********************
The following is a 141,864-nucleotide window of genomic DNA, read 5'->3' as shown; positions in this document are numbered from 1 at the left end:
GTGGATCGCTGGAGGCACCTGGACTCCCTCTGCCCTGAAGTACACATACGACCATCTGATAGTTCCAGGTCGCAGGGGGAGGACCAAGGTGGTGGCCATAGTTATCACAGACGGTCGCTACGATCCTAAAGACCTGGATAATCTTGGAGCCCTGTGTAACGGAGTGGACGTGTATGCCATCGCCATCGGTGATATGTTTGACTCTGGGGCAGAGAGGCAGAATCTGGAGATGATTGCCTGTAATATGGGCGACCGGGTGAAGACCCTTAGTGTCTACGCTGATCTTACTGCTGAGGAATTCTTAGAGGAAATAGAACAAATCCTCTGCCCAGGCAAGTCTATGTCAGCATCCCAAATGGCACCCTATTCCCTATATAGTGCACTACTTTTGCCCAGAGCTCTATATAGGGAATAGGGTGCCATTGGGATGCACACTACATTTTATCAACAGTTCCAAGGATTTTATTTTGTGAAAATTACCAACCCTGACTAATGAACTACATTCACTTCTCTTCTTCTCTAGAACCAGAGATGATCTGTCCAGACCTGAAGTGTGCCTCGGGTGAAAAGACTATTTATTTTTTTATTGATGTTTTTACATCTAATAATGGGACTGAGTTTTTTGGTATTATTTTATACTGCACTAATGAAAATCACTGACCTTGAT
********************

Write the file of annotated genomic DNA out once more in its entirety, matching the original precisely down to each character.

The following is a 141,864-nucleotide window of genomic DNA, read 5'->3' as shown; positions in this document are numbered from 1 at the left end:
GTGGATCGCTGGAGGCACCTGGACTCCCTCTGCCCTGAAGTACACATACGACCATCTGATAGTTCCAGGTCGCAGGGGGAGGACCAAGGTGGTGGCCATAGTTATCACAGACGGTCGCTACGATCCTAAAGACCTGGATAATCTTGGAGCCCTGTGTAACGGAGTGGACGTGTATGCCATCGCCATCGGTGATATGTTTGACTCTGGGGCAGAGAGGCAGAATCTGGAGATGATTGCCTGTAATATGGGCGACCGGGTGAAGACCCTTAGTGTCTACGCTGATCTTACTGCTGAGGAATTCTTAGAGGAAATAGAACAAATCCTCTGCCCAGGCAAGTCTATGTCAGCATCCCAAATGGCACCCTATTCCCTATATAGTGCACTACTTTTGCCCAGAGCTCTATATAGGGAATAGGGTGCCATTGGGATGCACACTACATTTTATCAACAGTTCCAAGGATTTTATTTTGTGAAAATTACCAACCCTGACTAATGAACTACATTCACTTCTCTTCTTCTCTAGAACCAGAGATGATCTGTCCAGACCTGAAGTGTGCCTCGGGTGAAAAGACTATTTATTTTTTTATTGATGTTTTTACATCTAATAATGGGACTGAGTTTTTTGGTATTATTTTATACTGCACTAATGAAAATCACTGACCTTGAT